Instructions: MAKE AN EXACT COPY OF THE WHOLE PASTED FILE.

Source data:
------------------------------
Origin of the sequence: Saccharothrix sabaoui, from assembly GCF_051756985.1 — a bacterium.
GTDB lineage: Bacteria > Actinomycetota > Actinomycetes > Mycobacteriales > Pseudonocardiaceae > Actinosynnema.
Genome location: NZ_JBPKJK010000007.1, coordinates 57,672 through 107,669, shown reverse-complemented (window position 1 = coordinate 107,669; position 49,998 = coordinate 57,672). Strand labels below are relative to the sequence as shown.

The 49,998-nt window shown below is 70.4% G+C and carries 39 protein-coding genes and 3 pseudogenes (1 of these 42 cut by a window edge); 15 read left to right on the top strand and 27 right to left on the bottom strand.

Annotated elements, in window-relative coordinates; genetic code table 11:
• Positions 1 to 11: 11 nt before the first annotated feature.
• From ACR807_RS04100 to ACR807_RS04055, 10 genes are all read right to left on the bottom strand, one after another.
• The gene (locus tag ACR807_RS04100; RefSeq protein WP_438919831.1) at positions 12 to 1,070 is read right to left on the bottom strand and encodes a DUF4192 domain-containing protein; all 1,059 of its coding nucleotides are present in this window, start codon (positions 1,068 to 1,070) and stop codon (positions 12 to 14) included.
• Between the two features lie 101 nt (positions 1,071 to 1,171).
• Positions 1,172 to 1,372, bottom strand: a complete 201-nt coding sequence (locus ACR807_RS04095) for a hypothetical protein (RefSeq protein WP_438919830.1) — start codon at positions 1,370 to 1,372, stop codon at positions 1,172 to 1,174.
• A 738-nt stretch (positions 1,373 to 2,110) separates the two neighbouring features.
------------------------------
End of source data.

Origin of the sequence: Saccharothrix sabaoui, from assembly GCF_051756985.1 — a bacterium.
GTDB lineage: Bacteria > Actinomycetota > Actinomycetes > Mycobacteriales > Pseudonocardiaceae > Actinosynnema.
Genome location: NZ_JBPKJK010000007.1, coordinates 57,672 through 107,669, shown reverse-complemented (window position 1 = coordinate 107,669; position 49,998 = coordinate 57,672). Strand labels below are relative to the sequence as shown.

The 49,998-nt window shown below is 70.4% G+C and carries 39 protein-coding genes and 3 pseudogenes (1 of these 42 cut by a window edge); 15 read left to right on the top strand and 27 right to left on the bottom strand.

Annotated elements, in window-relative coordinates; genetic code table 11:
• Positions 1 to 11: 11 nt before the first annotated feature.
• From ACR807_RS04100 to ACR807_RS04055, 10 genes are all read right to left on the bottom strand, one after another.
• The gene (locus tag ACR807_RS04100; RefSeq protein WP_438919831.1) at positions 12 to 1,070 is read right to left on the bottom strand and encodes a DUF4192 domain-containing protein; all 1,059 of its coding nucleotides are present in this window, start codon (positions 1,068 to 1,070) and stop codon (positions 12 to 14) included.
• Between the two features lie 101 nt (positions 1,071 to 1,171).
• Positions 1,172 to 1,372, bottom strand: a complete 201-nt coding sequence (locus ACR807_RS04095) for a hypothetical protein (RefSeq protein WP_438919830.1) — start codon at positions 1,370 to 1,372, stop codon at positions 1,172 to 1,174.
• A 738-nt stretch (positions 1,373 to 2,110) separates the two neighbouring features.